It becomes clear, then, that the power of compounding interest is astronomical. It’s beneficial for young employees just entering the workforce to prioritize funding retirement, despite having a decent amount of disposable income for perhaps the first time. But as our example shows, borrowing from your future self comes with a hefty cost—and not just financially. Blowing off saving for retirement in favor of other, more fun options can cost you not only money years down the road but also years of your life that you could’ve spent retired had you made wise investment decisions early in your career. Ultimately, borrowing from your future self delays your overall retirement readiness—which should come as a last resort.

Best long-term tips for saving in a 401(k) retirement plan

Whether you’re quickly approaching the years of retirement bliss, just started in the workforce and can’t yet see the proverbial light at the end of the tunnel, or are somewhere in between, planning and preparing for your retirement is vitally important. Unfortunately, a recent study reported that nearly 14 percent of American workers have nothing saved for retirement, and perhaps even more alarming—roughly 42 percent of Americans have less than $10,000 saved [2]. But why does that really matter?

Well, depending on your lifestyle, $10,000 may earn you a few months to a year of retirement at max, and we’re willing to bet you probably want to be retired for longer than that. So what can you do to begin preparing for your financial future? Enrolling in an employer-sponsored 401(k) plan is a great place to start. And it doesn’t matter whether you’re a rookie to retirement planning or you’re a seasoned pro; participating in a 401(k) retirement plan can provide a significant source of retirement income.

successfully growing your 401(k) long-term

· Calculate your needs

The first step on your path to 401(k) success is to determine your retirement needs. What kind of lifestyle do you envision living? Will you move to a more retirement-friendly state? Are you going to travel a lot? How long would you ideally like to be retired? How much of your current salary will you need in retirement? Will you consider working part-time during retirement? Answering these questions will help build the framework for your 401(k) strategy and give you an idea of how much money you’re going to need to fund your new lifestyle. If you aren’t on the path to meeting the goals you envisioned yet, that’s okay. You have time to increase your financial literacy rates, and if needed, you can always adjust your investment variables, like 401(k) contribution rates, investment strategy, and date of retirement, to reflect your goals and get you back on track.

· Take advantage of a company match

Life is unpredictable. And sometimes it gets in the way of your savings resolutions. While you may not always be able to save as much as you would like, a common piece of retirement planning is to take full advantage of any company match that’s offered by your employer. The match provides additional dollars to your retirement plan, which will contribute to potential long-term compounding and growth of your account. So if your employer offers a 50 percent match up to 6 percent of your salary, make sure to contribute at least that 6 percent so you don’t leave free money on the table.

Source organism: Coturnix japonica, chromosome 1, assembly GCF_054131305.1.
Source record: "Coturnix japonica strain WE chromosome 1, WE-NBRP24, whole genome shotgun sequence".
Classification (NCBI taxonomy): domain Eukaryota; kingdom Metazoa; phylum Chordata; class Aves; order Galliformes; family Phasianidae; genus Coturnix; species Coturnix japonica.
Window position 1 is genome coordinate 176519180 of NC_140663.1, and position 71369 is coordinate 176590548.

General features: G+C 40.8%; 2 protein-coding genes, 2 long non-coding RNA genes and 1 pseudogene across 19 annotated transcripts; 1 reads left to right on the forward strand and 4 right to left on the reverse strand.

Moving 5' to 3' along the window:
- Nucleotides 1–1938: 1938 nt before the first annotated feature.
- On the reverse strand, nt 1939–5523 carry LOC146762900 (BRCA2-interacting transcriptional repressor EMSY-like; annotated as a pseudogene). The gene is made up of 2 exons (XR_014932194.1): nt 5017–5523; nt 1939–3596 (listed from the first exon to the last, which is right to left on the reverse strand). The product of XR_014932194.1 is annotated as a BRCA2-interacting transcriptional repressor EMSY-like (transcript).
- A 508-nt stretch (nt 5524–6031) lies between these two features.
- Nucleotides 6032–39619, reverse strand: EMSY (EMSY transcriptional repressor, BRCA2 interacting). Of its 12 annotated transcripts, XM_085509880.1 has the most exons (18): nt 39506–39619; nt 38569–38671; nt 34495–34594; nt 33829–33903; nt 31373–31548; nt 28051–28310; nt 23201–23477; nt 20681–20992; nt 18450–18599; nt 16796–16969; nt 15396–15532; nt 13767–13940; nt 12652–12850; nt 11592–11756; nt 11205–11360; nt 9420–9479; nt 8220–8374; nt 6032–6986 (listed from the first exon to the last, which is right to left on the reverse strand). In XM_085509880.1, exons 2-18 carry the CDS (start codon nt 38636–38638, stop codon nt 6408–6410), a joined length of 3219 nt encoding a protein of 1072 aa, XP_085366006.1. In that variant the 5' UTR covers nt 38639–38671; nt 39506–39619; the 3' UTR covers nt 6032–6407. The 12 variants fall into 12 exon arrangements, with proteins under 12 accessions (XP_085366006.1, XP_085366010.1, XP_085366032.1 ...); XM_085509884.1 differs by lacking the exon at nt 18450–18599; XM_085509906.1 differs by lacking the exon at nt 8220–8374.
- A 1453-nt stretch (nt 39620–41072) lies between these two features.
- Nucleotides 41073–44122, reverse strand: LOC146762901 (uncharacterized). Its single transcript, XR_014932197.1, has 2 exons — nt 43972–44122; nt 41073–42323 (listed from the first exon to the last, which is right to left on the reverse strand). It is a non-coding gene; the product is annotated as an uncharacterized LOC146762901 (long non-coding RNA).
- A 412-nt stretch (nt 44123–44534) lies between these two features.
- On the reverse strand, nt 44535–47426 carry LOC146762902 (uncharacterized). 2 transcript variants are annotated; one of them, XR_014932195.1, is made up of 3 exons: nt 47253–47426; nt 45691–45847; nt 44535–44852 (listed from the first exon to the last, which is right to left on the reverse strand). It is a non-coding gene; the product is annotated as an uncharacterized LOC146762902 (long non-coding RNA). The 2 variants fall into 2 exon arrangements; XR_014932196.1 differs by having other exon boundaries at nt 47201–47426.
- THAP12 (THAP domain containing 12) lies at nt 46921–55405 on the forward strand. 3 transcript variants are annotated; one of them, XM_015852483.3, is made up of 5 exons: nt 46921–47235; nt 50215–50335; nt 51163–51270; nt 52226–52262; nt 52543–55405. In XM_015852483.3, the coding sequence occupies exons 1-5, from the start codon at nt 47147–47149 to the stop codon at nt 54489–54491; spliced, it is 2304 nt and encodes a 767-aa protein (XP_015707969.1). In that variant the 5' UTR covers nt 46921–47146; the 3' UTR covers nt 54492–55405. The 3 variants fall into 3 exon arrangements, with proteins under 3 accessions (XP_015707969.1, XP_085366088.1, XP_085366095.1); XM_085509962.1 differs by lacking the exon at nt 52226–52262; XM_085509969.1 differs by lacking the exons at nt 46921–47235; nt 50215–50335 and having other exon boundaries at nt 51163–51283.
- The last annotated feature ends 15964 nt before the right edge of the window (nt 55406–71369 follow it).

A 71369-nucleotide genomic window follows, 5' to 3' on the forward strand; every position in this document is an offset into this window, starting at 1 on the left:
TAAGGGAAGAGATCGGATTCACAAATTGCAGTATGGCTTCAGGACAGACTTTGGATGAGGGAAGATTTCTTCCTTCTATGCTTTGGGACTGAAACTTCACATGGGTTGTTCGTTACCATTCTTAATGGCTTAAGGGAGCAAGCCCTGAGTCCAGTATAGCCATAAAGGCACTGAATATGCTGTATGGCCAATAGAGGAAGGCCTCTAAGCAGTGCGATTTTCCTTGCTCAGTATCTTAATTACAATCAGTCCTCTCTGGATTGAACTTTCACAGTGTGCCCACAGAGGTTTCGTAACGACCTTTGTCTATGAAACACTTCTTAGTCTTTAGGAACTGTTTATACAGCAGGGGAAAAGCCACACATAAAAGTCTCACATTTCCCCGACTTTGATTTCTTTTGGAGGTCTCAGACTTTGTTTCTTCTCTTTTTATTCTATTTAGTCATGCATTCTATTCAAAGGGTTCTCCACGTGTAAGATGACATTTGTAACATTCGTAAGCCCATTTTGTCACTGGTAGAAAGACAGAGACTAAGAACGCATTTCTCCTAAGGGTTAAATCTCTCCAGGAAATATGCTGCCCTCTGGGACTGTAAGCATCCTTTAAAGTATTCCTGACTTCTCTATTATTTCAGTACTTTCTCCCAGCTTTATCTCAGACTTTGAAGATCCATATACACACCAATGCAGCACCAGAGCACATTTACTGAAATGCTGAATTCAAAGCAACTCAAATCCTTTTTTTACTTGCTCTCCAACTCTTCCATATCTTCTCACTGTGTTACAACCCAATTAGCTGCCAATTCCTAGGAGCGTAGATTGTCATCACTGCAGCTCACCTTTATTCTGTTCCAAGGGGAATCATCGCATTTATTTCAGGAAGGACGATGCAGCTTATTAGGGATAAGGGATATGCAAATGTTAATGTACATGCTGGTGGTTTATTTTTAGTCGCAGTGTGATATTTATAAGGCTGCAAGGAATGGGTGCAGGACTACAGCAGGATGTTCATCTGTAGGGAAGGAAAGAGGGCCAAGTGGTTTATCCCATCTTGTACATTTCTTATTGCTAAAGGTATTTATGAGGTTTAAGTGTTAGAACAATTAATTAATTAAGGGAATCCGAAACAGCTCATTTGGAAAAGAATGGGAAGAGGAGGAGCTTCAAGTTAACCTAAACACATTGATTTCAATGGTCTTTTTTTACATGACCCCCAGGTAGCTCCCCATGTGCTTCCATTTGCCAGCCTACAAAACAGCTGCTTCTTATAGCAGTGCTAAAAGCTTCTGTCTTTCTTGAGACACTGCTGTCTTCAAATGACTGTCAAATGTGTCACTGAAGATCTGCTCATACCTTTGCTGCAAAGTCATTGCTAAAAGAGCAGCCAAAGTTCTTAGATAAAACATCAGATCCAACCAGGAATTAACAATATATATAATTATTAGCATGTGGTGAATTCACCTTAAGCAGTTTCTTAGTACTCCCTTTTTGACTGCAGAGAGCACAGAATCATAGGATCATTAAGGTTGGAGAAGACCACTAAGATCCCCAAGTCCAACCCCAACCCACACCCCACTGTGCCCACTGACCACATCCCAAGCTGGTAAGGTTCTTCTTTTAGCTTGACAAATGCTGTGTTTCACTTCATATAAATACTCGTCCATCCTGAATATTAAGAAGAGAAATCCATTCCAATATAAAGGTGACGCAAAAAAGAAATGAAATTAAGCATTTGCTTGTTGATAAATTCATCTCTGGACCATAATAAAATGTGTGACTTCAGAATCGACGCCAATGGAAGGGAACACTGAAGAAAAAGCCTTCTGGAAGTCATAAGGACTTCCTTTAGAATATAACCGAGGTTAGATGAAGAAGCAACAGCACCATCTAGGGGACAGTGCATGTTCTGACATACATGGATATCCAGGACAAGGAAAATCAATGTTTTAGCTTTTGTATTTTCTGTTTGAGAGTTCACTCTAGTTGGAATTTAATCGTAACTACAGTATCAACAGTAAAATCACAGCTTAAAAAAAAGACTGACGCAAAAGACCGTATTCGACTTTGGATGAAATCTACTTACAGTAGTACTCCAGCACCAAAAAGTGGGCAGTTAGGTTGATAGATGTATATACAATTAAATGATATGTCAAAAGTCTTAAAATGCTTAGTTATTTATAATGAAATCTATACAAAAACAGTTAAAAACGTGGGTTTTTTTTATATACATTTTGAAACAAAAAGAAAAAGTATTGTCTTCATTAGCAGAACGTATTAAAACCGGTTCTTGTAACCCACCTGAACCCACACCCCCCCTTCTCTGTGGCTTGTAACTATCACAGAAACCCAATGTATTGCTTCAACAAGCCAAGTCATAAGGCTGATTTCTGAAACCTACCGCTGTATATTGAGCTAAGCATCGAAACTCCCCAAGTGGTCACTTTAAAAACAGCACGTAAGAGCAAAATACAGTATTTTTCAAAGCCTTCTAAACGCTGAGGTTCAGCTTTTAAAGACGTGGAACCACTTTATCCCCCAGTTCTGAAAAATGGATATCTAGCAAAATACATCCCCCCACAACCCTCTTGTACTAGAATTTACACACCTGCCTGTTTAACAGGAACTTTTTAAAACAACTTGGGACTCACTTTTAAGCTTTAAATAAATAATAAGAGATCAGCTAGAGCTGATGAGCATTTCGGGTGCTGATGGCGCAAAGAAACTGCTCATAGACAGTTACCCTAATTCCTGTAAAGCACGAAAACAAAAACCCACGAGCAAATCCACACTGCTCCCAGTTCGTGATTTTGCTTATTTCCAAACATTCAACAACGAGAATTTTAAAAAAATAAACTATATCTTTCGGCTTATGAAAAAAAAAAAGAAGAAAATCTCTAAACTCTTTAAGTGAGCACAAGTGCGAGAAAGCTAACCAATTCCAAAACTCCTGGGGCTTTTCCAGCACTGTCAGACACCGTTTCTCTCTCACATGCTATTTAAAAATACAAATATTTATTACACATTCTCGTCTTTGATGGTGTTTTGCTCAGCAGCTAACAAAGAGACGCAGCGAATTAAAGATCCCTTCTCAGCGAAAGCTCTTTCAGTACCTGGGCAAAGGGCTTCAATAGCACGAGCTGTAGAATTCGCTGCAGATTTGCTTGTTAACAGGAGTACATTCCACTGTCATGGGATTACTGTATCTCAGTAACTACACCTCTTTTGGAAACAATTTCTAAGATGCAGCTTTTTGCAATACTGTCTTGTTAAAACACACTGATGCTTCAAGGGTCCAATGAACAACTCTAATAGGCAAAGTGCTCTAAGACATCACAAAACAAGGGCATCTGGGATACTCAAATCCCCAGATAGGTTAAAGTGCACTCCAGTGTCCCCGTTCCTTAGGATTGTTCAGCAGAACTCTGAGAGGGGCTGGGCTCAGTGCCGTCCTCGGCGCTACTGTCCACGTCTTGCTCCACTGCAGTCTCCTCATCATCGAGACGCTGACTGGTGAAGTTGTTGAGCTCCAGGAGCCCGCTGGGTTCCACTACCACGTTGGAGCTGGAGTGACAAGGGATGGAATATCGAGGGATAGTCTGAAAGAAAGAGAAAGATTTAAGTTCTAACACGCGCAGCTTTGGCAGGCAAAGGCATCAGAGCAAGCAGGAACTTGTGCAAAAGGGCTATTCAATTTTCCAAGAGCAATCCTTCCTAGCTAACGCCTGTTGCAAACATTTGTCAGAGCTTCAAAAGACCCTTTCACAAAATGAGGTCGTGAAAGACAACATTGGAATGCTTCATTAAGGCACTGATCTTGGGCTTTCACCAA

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· Get advice selecting your retirement investments

Choosing the right mix of investments within your 401(k) plan is crucial to realizing your retirement goals. But there are a lot of choices available, and it’s easy to get overwhelmed. Take advantage of the services offered by licensed financial professionals that are part of your retirement plan. Relying on investment professionals to help you plan your portfolio can reduce the likelihood of common investment no-no’s, like chasing performance or attempting to minimize short-term losses when markets are down.

· Stick to your plan

It’s important to stick to your long-term investment strategy. Make sure to regularly monitor the performance of your account, update contribution amounts, and track your desired years of retirement. Earned a raise? If your budget allows, use a percentage of that raise to increase salary deferrals to your 401(k) plan. You can’t miss money you never saw, anyway!

And if/when it’s financially feasible, take advantage of the high contribution limits of a 401(k) plan. Workers are able to contribute up to $18,500 per year to their 401(k) plan until they turn 50, at which point an additional $6,000 per year in catch-up contributions come into play and workers can save even more. The more you can contribute, and the earlier in your career you can do so, the better chance you have in reaching your savings goals.

· Apply your 401(k) strategy in retirement

Utilizing your 401(k) strategy doesn’t end just because you retire, so make sure to consult with a financial professional or your tax advisor on when to start drawing income from your account. Since each person’s individual situation is different, there’s no one-size-fits-all solution for determining when to start collecting income from a 401(k) or when to claim Social Security benefits. Consult trusted financial professionals before determining when, and how much, to withdraw from your account.

You don’t have to be backed with years of experience or understand the ins and outs of investing just to have a successful 401(k) strategy. Following these five tips can help you grow your retirement nest egg and increase your retirement readiness, regardless of how much time is in between you and your golden years.